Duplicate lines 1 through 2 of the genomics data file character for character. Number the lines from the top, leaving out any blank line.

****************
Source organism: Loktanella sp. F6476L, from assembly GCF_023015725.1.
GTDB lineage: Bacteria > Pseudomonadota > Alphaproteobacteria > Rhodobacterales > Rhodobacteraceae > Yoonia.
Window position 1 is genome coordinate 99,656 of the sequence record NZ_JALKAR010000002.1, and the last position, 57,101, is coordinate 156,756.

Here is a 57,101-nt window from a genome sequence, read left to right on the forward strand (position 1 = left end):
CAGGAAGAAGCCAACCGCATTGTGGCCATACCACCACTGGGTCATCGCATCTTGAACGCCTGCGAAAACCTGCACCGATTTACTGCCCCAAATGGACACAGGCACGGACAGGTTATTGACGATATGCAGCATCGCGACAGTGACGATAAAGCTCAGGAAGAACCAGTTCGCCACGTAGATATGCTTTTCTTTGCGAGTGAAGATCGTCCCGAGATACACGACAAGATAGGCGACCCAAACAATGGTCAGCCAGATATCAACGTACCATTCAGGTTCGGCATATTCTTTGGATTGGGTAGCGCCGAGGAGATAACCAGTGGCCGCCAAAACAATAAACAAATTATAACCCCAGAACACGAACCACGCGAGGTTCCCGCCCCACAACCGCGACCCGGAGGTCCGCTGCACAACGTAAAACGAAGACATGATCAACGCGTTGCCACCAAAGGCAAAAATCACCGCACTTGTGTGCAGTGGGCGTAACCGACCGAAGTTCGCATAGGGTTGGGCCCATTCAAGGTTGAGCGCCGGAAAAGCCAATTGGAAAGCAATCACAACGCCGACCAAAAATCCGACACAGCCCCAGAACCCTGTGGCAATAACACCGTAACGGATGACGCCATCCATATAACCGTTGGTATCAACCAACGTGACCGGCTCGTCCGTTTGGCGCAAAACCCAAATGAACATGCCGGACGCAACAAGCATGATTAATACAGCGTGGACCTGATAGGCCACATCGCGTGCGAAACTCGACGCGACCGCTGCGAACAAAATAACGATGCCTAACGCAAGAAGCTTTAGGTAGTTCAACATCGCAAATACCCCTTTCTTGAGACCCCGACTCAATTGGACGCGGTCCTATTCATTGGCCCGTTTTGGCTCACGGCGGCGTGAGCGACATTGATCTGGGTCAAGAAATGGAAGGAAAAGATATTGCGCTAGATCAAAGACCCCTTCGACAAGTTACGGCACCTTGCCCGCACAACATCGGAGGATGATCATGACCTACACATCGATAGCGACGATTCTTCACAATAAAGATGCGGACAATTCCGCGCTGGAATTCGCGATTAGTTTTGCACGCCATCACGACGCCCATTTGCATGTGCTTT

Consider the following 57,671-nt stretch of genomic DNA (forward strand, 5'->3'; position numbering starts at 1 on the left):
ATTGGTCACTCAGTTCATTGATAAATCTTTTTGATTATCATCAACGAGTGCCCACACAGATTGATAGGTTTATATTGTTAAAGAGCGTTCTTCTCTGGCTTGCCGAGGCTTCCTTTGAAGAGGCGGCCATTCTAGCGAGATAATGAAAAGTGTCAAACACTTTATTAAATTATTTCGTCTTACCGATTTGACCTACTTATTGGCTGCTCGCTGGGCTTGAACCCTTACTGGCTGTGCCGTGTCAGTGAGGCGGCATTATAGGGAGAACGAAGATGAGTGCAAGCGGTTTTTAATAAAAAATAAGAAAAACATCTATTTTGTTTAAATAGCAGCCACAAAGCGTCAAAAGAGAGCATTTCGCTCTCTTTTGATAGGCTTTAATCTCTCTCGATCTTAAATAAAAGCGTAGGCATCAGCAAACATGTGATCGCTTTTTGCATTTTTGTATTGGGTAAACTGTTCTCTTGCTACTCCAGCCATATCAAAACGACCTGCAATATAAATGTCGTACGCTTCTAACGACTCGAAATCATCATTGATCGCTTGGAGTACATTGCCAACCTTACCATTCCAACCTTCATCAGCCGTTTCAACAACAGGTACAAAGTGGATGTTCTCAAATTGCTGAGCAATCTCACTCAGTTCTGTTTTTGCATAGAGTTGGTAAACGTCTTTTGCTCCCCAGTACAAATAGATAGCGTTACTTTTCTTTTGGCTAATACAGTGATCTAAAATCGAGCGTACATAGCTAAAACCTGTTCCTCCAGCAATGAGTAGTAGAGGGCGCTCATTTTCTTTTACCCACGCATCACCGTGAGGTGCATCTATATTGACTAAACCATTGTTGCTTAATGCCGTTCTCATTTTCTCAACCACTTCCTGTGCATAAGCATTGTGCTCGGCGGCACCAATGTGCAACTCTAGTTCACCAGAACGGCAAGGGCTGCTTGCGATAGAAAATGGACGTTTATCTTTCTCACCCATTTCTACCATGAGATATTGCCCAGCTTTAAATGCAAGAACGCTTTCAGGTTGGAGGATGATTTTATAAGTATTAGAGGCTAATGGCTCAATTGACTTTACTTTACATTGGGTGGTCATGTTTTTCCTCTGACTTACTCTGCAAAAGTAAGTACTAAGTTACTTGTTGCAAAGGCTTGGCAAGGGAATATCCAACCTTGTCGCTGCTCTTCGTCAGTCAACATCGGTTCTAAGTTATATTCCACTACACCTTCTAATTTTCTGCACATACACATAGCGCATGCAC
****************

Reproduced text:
Source organism: Loktanella sp. F6476L, from assembly GCF_023015725.1.
GTDB lineage: Bacteria > Pseudomonadota > Alphaproteobacteria > Rhodobacterales > Rhodobacteraceae > Yoonia.